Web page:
How do we share the diversity of the past with our students? How can we actively resist white supremacy, patriarchy, classism, homophobia, transphobia, and other modes of oppression? And how might we challenge evolutionary assumptions about progress and modernity which may play into students’ misformed notions of the past?
This weekend at Kalamazoo, we’ve been challenged and inspired by a host of ideas from pedagogy panels and casual conversations. Now we are hoping to gather as many strategies as we can in a shared online collection, to continue and expand the conversation.
We would like propose a casual, informal, no-budget, open-access collection of teaching strategies for diversifying the study of early texts. We’re seeking concrete ideas that have worked in your literature classrooms: exercises, texts, critical lens, assignments, and other ideas. The goal is less polished writing than a kind of public brainstorming and sharing of ideas that work.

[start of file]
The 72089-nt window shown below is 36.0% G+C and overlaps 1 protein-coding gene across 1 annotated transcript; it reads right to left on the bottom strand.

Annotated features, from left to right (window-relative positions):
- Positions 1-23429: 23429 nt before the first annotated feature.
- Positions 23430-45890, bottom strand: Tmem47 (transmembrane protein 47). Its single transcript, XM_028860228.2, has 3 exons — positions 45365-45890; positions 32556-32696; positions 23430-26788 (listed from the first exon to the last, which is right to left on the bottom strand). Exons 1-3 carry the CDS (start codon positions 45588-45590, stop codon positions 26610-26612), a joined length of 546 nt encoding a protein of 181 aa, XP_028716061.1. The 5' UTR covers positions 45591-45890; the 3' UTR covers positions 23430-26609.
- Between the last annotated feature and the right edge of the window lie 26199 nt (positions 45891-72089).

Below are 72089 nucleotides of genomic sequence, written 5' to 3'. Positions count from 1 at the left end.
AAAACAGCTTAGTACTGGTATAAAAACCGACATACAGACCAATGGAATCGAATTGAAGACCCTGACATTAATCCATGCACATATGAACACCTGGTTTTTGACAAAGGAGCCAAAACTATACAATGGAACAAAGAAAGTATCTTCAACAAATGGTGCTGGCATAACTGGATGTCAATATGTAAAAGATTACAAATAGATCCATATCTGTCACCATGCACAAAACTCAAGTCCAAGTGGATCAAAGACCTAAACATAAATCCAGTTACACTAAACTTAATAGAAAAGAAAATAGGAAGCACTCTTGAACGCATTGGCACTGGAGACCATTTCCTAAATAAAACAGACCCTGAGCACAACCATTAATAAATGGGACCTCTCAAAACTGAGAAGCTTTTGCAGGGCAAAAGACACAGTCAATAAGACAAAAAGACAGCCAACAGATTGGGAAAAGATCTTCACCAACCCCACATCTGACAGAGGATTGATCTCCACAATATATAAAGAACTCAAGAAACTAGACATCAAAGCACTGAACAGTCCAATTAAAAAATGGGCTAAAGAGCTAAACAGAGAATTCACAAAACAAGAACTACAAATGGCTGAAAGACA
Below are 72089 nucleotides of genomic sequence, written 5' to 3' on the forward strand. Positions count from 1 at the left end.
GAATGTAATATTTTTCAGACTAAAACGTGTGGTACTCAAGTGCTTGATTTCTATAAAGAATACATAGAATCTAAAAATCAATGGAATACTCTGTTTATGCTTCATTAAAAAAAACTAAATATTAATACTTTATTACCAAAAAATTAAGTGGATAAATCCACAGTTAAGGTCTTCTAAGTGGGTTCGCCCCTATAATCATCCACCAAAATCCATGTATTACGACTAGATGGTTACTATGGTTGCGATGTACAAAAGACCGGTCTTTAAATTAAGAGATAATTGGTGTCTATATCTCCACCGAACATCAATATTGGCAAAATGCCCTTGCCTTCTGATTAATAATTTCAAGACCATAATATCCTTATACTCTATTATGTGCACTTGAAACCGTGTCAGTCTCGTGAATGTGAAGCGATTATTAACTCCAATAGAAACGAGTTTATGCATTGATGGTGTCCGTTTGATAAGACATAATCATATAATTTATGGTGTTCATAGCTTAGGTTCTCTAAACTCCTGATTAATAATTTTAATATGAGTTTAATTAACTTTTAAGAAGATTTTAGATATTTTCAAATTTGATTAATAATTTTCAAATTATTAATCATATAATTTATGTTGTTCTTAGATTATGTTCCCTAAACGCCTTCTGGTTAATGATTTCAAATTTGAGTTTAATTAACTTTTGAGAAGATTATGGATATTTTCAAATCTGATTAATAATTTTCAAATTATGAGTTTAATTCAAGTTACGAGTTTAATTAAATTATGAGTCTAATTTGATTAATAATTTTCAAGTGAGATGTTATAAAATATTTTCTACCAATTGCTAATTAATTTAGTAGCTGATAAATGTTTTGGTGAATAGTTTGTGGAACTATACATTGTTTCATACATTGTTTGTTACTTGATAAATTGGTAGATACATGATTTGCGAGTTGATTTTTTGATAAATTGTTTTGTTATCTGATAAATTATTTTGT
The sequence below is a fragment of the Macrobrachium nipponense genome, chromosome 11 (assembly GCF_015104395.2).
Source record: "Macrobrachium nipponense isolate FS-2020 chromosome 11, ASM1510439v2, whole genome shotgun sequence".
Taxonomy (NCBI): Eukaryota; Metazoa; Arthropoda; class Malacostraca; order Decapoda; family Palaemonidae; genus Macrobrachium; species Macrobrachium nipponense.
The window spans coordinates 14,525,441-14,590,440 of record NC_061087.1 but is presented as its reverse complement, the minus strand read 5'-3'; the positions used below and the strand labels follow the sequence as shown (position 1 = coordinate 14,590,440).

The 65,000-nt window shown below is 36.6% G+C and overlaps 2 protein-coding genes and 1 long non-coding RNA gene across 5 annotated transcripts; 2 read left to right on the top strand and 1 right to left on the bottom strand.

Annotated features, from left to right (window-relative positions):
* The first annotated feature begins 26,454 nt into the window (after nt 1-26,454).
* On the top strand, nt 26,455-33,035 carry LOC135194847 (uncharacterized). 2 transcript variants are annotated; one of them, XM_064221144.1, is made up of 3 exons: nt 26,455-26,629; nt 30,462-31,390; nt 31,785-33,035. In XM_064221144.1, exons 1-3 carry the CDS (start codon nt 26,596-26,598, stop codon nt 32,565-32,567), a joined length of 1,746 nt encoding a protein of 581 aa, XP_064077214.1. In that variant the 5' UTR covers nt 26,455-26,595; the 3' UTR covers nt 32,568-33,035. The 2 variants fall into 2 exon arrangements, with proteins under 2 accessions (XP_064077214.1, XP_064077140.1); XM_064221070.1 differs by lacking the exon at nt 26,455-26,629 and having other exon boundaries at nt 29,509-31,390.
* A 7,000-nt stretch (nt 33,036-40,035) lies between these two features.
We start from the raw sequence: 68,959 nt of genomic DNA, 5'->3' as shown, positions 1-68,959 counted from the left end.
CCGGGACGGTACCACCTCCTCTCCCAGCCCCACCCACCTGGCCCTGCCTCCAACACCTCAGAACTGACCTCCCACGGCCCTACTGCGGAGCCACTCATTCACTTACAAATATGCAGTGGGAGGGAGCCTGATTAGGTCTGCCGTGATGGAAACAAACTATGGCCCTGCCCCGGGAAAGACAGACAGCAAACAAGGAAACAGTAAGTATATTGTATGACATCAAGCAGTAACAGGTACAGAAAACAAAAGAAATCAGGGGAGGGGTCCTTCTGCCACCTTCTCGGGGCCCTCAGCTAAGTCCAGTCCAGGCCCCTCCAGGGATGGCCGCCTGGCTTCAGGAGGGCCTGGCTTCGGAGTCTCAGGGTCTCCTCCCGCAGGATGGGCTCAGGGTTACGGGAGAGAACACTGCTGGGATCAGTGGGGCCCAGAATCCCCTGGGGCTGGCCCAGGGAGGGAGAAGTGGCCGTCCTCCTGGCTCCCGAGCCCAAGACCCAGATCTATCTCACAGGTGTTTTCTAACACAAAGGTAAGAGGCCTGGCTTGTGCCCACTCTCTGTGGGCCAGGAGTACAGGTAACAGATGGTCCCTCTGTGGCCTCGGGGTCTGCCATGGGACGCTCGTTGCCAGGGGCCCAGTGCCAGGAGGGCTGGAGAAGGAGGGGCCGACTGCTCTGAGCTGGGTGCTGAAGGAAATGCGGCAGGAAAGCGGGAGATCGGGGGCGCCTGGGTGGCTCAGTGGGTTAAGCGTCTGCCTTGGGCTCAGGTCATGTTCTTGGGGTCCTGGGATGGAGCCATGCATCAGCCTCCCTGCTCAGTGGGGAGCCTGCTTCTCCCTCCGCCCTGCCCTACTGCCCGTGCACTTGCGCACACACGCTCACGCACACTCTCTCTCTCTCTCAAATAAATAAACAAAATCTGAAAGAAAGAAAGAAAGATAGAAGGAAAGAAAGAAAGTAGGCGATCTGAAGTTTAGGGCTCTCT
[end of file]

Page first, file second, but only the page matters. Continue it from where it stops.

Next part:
We’d like to request submissions that map out a single teaching idea that has worked in your classroom. Submit ideas using our online form before June 15, 2018.
Submissions should include the following information:
• Type of Institution
• What kind of class you’ve used this tactic in (upper- or lower-level, in-person or online, approximate size)
• The tactic itself
• Why and how it was effective, any problems you faced, and what you might do differently next time
• Amount of time required, in class and for any homework assignments
Submissions will be collected, organized, and uploaded to a website (likely WordPress) for others to use, adapt, and share.
Boyda Johnstone (Borough of Manhattan Community College/CUNY)
Matthew Harrison (West Texas A&M)